THE CAPITAL, TALLAHASSEE, Nov. 30, 2010 --
The new chair of the Senate’s government accountability committee wants to change eligibility for circuit and county judicial candidates by requiring them to have been a lawyer for 10 years before they can run for judge.
Sen. Jeremy Ring, D-Margate, one of two Democrats having been given a Senate committee chairmanship, has filed a proposed constitutional amendment that requires judicial candidates to have worked as a lawyer in Florida for 10 years, changing it from the current requirement of five years. The change is necessary, Ring said, to ensure that everyone running is qualified.
Laws regulating judicial races virtually prohibit many modern campaign techniques such as making promises to voters or casting doubt on an opponents’ suitability for the office. As a result, Ring said, voters often lack extensive information about the candidates.
“When they’re campaigning, they’re allowed to say very little,” he said. “They have a lot of restrictions on them and someone who is not qualified can easily beat someone who is highly qualified. “
Ring said he began speaking with various stakeholders, including representatives of the Florida Bar, about the issue following the August primary. The judicial elections in Broward particularly troubled him, he said.
In the August primary, there were 20 judicial races in Broward County with 42 candidates. Fifteen of the races involved judicial incumbents. It was tough for voters to distinguish between the candidates, said Ring, who lives in Broward County. He declined to say whether a particular judicial candidate spurred his interest, though.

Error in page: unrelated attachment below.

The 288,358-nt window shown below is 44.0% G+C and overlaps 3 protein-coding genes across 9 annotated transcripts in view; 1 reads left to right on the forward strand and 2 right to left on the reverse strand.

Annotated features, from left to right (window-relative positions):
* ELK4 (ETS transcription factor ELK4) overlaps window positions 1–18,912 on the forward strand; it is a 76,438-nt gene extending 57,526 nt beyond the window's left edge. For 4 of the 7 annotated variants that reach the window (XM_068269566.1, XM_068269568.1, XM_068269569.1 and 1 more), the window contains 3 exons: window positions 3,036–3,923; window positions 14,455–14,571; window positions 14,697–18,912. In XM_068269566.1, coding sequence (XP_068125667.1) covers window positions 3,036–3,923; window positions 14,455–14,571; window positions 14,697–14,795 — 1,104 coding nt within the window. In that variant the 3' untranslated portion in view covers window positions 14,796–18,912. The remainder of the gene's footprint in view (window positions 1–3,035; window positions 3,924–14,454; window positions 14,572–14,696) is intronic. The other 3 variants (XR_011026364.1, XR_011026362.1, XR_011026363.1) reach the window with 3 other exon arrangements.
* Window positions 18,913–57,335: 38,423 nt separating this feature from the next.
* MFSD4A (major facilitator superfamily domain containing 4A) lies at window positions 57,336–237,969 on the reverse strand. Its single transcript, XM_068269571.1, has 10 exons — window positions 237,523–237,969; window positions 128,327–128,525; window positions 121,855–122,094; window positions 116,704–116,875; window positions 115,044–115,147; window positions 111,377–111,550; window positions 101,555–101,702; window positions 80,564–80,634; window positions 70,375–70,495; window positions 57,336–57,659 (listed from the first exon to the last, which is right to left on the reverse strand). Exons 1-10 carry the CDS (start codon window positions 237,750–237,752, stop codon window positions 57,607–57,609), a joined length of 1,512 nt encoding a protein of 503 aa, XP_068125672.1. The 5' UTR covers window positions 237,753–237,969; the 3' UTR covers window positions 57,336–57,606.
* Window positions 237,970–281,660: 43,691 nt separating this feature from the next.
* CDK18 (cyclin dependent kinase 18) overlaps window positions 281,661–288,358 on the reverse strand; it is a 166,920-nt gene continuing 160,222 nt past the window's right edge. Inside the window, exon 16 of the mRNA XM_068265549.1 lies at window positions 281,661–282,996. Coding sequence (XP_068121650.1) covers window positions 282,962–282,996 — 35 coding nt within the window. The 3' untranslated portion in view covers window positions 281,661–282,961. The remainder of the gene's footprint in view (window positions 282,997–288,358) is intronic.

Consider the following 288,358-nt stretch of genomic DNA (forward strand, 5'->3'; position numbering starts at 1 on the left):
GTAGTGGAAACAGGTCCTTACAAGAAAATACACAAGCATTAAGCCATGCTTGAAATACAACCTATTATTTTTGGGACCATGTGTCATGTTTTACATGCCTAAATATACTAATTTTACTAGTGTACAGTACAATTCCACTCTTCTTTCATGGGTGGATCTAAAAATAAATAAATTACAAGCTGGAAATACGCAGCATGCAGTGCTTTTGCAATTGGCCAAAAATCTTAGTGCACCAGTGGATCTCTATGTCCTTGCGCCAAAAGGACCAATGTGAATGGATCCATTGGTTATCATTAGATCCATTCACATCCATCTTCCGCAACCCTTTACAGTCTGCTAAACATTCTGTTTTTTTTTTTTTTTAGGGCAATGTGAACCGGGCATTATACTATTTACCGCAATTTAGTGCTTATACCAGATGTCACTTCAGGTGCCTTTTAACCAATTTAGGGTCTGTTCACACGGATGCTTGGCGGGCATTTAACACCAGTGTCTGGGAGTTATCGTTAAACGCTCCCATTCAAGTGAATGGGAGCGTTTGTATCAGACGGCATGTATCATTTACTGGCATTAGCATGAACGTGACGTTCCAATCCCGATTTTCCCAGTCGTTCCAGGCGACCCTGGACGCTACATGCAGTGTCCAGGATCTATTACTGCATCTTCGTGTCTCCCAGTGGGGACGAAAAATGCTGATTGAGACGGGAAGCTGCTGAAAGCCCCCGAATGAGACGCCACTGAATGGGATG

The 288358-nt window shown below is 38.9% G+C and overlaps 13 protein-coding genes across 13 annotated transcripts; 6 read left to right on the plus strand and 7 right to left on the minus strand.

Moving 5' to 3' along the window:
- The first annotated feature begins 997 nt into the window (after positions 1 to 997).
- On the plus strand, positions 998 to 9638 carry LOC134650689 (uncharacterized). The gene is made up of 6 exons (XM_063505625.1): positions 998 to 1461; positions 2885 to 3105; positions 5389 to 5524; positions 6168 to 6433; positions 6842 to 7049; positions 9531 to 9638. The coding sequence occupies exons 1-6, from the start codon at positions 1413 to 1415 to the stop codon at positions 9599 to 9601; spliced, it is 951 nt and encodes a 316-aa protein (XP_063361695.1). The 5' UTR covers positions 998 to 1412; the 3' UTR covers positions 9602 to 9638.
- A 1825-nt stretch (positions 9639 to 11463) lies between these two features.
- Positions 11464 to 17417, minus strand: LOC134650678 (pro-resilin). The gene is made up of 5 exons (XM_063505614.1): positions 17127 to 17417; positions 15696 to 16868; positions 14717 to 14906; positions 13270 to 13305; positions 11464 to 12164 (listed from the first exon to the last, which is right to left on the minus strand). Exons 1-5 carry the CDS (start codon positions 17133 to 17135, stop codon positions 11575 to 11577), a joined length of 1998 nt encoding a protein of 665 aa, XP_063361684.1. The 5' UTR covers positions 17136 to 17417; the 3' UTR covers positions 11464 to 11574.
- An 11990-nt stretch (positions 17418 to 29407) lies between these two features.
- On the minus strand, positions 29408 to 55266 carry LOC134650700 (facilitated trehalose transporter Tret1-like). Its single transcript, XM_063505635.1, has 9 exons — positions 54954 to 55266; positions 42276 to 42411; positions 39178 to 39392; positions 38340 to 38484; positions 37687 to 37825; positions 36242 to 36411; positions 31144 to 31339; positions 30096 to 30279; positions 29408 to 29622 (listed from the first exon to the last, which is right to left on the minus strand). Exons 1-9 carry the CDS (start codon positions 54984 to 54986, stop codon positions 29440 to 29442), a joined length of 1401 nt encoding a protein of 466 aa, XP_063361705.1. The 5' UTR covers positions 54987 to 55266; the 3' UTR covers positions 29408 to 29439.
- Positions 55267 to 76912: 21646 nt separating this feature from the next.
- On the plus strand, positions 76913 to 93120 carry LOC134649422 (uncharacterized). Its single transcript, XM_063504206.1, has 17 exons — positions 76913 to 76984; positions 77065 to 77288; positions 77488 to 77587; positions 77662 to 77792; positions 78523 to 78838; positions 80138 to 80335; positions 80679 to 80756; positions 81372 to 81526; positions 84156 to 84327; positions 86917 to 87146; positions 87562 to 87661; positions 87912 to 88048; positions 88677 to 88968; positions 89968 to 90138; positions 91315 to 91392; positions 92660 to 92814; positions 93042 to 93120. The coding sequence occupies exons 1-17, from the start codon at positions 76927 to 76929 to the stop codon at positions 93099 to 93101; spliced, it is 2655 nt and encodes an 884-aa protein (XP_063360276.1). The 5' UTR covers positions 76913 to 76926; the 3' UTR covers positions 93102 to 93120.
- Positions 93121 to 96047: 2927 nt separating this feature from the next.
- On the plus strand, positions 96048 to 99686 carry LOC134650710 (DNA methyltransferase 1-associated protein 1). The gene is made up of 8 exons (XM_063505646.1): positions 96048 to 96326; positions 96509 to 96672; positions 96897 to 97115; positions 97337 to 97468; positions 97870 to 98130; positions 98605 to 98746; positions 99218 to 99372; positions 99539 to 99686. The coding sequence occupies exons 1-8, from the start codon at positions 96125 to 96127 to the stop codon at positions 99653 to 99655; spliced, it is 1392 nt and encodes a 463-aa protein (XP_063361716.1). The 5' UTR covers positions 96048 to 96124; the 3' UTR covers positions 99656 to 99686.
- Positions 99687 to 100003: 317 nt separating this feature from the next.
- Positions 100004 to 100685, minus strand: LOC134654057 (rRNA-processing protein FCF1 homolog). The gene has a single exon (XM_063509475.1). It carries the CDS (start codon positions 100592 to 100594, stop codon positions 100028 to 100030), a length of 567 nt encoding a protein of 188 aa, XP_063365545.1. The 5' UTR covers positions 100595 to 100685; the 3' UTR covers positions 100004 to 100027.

Unfamiliar judicial candidates have long been an issue, said Tallahassee lawyer Pete Dunbar, who served as general counsel for former Gov. Bob Martinez, and who now represents the Real Property, Probate and Trust Law Section of the Florida Bar.
“In some of the larger circuits, Dade most notorious for it in my era, the circuit is so large in voting population and with the restricting on campaigning for judges, it’s virtually impossible to get good information on your judges,” Dunbar said.
The Florida Supreme Court, which oversees the lower courts, does not opine on proposed constitutional amendments, a Supreme Court spokesman said. Neither has the Florida Bar, though some of their representatives have spoken with Ring about the legislation.
“It’s on our watch list, but we haven’t taken a position on it,” said Bar spokeswoman Francine Walker.
The proposal could set the stage for a number of conversations on the future of the judiciary. In a speech to the Florida House earlier this month, new Speaker Dean Cannon blasted the courts for judicial activism and said the Supreme Court overstepped its constitutional duty by striking down three proposed constitutional amendments that originated in the Legislature.
Cannon later told reporters that he hoped to open a dialogue between legislators and the court system over how each branch should best function, but declined to say whether it foreshadowed any legislative changes.